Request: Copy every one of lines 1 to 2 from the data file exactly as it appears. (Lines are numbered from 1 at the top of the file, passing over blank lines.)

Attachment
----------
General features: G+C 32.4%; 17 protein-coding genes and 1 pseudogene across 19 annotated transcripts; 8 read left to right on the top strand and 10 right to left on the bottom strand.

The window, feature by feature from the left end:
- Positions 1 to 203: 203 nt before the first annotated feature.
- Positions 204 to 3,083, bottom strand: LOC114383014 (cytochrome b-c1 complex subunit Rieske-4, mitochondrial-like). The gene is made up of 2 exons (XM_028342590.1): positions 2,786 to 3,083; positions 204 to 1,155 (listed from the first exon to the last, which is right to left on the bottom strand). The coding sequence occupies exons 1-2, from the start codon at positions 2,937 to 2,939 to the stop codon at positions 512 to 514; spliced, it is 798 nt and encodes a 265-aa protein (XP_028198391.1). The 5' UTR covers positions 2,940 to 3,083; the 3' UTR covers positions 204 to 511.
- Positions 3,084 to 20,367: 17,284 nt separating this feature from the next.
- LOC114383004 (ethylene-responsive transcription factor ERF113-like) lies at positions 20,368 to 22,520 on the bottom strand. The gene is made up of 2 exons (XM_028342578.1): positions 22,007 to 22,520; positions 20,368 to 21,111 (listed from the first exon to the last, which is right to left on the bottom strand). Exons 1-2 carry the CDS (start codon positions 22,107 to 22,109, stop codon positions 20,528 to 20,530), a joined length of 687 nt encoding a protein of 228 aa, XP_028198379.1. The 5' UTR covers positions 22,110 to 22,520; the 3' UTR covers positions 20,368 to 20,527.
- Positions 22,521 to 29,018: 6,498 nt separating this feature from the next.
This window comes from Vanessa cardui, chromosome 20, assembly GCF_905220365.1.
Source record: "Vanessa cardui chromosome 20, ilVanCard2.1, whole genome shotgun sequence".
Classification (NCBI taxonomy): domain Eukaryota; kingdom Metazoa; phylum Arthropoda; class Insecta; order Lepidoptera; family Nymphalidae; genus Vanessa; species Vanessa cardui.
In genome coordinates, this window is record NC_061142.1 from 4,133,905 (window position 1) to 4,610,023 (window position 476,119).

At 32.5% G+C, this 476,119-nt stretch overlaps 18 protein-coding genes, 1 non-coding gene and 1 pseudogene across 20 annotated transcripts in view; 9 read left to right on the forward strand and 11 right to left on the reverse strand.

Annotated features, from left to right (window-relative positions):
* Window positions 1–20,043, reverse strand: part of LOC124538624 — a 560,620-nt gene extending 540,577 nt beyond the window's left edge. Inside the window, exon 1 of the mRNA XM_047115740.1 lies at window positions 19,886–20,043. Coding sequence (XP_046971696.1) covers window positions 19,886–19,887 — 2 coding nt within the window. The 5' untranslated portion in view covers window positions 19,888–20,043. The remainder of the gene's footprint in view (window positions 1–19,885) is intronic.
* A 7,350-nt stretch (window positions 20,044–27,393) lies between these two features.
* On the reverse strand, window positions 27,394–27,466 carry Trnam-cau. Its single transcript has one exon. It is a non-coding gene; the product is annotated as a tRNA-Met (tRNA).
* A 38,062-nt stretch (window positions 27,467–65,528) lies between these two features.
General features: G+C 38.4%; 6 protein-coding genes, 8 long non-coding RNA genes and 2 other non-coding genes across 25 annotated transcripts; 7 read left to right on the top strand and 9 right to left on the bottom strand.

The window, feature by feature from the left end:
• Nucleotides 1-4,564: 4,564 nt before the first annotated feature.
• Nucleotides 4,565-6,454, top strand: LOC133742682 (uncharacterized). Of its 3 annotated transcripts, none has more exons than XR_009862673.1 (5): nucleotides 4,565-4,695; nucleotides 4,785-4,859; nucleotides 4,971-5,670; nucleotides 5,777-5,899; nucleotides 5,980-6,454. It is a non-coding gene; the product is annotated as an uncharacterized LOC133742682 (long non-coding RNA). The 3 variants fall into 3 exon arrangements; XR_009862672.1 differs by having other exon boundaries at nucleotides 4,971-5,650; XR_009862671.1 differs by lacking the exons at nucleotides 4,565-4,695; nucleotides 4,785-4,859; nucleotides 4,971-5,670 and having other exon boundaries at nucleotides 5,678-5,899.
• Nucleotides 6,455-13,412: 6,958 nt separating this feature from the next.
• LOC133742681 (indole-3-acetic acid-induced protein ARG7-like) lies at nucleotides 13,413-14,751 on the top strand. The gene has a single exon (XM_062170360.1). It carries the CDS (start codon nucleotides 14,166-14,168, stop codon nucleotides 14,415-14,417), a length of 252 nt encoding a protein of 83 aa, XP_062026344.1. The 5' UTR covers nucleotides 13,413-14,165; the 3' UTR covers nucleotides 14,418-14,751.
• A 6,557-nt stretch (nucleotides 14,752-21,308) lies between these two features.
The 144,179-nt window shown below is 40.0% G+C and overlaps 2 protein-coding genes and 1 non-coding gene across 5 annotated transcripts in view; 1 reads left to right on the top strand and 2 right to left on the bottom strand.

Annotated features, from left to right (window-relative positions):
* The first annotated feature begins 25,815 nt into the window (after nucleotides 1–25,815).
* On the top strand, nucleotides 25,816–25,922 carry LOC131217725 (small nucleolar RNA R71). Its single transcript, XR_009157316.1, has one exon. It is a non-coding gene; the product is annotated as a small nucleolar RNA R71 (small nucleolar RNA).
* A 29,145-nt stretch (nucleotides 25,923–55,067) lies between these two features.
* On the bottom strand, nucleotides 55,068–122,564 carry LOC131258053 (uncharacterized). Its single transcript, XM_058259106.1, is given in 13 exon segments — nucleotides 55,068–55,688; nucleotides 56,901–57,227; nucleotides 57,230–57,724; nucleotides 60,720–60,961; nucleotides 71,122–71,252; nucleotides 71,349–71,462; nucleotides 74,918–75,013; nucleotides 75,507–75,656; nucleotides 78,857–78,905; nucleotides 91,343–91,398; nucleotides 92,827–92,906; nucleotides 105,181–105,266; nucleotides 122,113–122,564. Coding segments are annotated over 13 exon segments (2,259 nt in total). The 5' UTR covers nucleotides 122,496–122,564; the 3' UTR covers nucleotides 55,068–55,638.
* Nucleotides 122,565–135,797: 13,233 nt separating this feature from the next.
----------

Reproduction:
General features: G+C 32.4%; 17 protein-coding genes and 1 pseudogene across 19 annotated transcripts; 8 read left to right on the top strand and 10 right to left on the bottom strand.

The window, feature by feature from the left end: